Ice, mostly water ice on cold LH2 (liquid hydrogen) and LOX (liquid oxygen) tank surfaces with temperatures being low enough to condense, liquefy and freeze solid atmospheric water vapor on contact. Both these propellants are cryogenic to increase their storage density.
As the main stage ignites during liftoff, they're mostly shaken off the launcher due to the vibration of the sonic shock (basically just like we intentionally trigger avalanches with a loud noise, usually with explosives, but this time main engine ignition expands surrounding air so fast it produces a sonic boom, emphasized as it reflects off the ground and blast deflectors), producing that mist that you observe. And some still clings onto the launcher and boils-off during ascent due to aerodynamic heating, with most of it usually gone by the time the launch vehicle reaches maximum dynamic pressure (max q), but you can still observe smaller pieces falling off during staging from the interstage space where ice can form due to trapped bled-off propellants (tho some launch vehicles use an open interstage / aft skirt to help purge those bled-off propellants during ascent and prevent their rapid expansion due to aerodynamic heating, e.g. Soyuz).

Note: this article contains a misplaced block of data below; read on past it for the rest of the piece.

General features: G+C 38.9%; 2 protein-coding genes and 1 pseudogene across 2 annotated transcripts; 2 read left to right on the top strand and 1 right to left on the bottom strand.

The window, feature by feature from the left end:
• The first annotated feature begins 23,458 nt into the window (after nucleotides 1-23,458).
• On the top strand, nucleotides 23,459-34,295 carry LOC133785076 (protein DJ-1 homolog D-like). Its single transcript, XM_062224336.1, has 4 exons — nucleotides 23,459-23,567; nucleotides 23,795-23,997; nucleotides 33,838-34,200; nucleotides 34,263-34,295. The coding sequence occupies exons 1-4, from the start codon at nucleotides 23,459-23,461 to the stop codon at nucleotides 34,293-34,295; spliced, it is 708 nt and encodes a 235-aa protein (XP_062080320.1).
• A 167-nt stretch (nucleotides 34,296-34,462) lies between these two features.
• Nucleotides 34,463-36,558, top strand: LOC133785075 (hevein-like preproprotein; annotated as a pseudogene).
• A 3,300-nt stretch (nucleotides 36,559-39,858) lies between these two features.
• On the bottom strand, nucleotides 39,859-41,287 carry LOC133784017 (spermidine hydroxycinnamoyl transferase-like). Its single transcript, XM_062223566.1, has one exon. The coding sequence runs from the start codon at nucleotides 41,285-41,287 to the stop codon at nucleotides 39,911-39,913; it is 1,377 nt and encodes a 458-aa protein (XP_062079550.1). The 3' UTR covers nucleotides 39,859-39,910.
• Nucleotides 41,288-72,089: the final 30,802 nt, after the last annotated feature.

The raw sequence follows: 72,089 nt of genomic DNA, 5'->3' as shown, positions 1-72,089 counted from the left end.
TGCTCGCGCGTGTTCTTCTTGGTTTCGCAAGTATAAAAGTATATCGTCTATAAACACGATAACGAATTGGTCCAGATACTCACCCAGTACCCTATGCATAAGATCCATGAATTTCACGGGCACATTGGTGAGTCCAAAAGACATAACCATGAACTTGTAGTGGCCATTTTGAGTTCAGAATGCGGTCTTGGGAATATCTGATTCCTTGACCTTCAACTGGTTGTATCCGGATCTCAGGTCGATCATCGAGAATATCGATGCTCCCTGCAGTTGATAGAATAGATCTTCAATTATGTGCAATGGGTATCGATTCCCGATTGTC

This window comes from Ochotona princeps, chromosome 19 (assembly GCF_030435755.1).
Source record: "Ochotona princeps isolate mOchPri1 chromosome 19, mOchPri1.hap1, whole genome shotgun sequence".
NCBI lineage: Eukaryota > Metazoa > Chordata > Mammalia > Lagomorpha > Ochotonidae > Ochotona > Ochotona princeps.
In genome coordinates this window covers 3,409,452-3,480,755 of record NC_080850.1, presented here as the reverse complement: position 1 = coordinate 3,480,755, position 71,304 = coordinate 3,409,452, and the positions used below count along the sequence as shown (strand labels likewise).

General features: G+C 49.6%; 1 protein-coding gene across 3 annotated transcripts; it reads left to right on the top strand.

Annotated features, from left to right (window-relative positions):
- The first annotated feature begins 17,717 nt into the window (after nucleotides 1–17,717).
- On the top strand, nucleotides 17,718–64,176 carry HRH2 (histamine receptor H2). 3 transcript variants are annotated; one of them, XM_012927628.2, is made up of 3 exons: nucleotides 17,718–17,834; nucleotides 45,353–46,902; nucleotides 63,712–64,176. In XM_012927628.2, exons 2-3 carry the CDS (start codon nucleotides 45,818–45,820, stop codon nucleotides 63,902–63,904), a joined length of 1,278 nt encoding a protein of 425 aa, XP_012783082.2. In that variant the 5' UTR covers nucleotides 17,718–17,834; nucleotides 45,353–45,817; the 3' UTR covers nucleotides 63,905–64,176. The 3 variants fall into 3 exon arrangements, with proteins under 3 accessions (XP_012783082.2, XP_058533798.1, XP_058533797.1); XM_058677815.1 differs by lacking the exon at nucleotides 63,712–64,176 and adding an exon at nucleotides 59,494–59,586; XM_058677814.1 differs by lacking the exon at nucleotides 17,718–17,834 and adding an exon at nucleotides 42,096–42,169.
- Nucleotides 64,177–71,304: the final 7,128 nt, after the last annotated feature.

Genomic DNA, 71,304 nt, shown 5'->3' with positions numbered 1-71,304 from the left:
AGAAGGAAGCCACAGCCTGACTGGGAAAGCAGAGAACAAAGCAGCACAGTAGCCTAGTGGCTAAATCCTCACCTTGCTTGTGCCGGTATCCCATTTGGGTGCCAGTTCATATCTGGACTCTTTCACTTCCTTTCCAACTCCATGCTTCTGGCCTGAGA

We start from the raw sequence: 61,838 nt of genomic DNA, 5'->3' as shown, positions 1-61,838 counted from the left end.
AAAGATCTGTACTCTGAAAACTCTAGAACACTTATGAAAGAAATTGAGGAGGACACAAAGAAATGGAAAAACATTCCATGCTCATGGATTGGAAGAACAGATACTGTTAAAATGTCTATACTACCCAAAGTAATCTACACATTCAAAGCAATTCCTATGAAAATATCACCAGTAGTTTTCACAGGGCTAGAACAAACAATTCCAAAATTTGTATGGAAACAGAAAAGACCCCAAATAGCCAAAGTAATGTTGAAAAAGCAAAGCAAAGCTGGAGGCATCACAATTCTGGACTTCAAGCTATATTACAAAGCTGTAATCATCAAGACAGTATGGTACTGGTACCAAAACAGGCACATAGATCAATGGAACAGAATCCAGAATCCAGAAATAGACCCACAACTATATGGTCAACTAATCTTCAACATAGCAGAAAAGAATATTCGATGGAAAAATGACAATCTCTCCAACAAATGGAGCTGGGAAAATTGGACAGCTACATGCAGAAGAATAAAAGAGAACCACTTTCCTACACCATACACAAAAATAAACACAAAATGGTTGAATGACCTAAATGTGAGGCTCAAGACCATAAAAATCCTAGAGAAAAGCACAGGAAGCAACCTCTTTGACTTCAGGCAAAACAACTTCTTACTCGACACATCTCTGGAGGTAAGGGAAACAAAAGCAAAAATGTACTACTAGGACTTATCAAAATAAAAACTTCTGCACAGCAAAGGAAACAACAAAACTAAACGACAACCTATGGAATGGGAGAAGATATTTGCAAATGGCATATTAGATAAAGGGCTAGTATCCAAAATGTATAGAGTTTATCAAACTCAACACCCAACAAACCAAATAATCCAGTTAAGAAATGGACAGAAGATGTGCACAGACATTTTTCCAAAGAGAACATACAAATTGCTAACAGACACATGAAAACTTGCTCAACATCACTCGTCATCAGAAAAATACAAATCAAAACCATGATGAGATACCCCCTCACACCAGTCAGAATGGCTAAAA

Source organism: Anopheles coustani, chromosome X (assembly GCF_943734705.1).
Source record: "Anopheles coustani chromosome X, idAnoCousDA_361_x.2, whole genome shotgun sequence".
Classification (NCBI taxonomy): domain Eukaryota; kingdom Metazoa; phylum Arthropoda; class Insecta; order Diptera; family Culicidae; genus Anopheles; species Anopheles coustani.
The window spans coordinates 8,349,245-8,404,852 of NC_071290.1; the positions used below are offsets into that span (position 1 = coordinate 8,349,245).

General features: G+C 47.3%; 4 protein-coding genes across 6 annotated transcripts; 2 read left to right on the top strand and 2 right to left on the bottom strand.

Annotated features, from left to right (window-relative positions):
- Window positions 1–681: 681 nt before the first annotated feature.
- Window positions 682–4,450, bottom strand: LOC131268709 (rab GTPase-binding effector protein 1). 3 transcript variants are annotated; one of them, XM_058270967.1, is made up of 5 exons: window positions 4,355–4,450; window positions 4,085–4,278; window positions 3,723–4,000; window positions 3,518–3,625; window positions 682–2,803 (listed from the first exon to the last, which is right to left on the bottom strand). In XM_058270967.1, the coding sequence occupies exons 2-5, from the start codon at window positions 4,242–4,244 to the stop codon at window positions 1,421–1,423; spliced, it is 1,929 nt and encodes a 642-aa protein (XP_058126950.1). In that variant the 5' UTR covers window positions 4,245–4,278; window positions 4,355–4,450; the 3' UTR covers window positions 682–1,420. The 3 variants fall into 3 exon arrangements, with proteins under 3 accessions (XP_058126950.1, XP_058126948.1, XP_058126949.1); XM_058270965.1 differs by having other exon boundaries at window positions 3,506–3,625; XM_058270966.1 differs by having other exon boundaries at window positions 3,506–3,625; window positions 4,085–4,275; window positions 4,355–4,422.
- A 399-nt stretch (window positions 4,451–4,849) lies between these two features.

Note that the Saturn V first stage used RP-1 (essentially a rocket grade kerosene) as fuel and LOX as oxidizer, and other stages used LH2 and LOX. How much and where the launch vehicle is covered by this condensation ice depends on where on the launch vehicle these tanks are placed, temperature at which cryogenic propellants are stored (LH2 is usually much colder than LOX), tank insulation, ullage and interstage volume, even how much time the launch vehicle sat fueled on the launchpad prior to launch, paint, and of course weather.
Part of the mist could also be due to purging of bled off propellants with gaseous nitrogen just prior to ignition, as can be seen in this slow motion video of Saturn V launch, but most of it would be condensation ice falling off cryogenic surfaces (also seen in the video after main engine ignition):